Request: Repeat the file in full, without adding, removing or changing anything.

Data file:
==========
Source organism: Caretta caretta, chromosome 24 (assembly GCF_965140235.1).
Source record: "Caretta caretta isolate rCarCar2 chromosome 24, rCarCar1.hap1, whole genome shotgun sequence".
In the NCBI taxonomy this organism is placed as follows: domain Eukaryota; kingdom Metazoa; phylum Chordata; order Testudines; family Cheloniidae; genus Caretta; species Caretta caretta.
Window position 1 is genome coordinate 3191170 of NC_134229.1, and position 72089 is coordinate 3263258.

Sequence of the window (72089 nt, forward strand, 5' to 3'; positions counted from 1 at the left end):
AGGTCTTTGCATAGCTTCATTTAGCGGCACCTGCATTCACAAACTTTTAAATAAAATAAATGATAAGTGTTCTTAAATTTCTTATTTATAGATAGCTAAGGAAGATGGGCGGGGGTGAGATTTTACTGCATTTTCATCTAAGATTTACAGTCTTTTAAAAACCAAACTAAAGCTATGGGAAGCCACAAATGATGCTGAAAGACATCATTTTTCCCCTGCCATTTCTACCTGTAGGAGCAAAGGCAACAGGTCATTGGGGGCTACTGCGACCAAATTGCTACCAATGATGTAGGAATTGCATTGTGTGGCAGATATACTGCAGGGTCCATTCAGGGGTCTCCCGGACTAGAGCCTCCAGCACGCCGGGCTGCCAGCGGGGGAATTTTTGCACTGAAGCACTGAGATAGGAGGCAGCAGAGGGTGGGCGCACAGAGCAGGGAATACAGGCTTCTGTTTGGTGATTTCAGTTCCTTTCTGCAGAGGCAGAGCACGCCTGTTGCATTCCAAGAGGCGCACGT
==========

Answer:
Source organism: Caretta caretta, chromosome 24 (assembly GCF_965140235.1).
Source record: "Caretta caretta isolate rCarCar2 chromosome 24, rCarCar1.hap1, whole genome shotgun sequence".
In the NCBI taxonomy this organism is placed as follows: domain Eukaryota; kingdom Metazoa; phylum Chordata; order Testudines; family Cheloniidae; genus Caretta; species Caretta caretta.
Window position 1 is genome coordinate 3191170 of NC_134229.1, and position 72089 is coordinate 3263258.

Sequence of the window (72089 nt, forward strand, 5' to 3'; positions counted from 1 at the left end):
AGGTCTTTGCATAGCTTCATTTAGCGGCACCTGCATTCACAAACTTTTAAATAAAATAAATGATAAGTGTTCTTAAATTTCTTATTTATAGATAGCTAAGGAAGATGGGCGGGGGTGAGATTTTACTGCATTTTCATCTAAGATTTACAGTCTTTTAAAAACCAAACTAAAGCTATGGGAAGCCACAAATGATGCTGAAAGACATCATTTTTCCCCTGCCATTTCTACCTGTAGGAGCAAAGGCAACAGGTCATTGGGGGCTACTGCGACCAAATTGCTACCAATGATGTAGGAATTGCATTGTGTGGCAGATATACTGCAGGGTCCATTCAGGGGTCTCCCGGACTAGAGCCTCCAGCACGCCGGGCTGCCAGCGGGGGAATTTTTGCACTGAAGCACTGAGATAGGAGGCAGCAGAGGGTGGGCGCACAGAGCAGGGAATACAGGCTTCTGTTTGGTGATTTCAGTTCCTTTCTGCAGAGGCAGAGCACGCCTGTTGCATTCCAAGAGGCGCACGT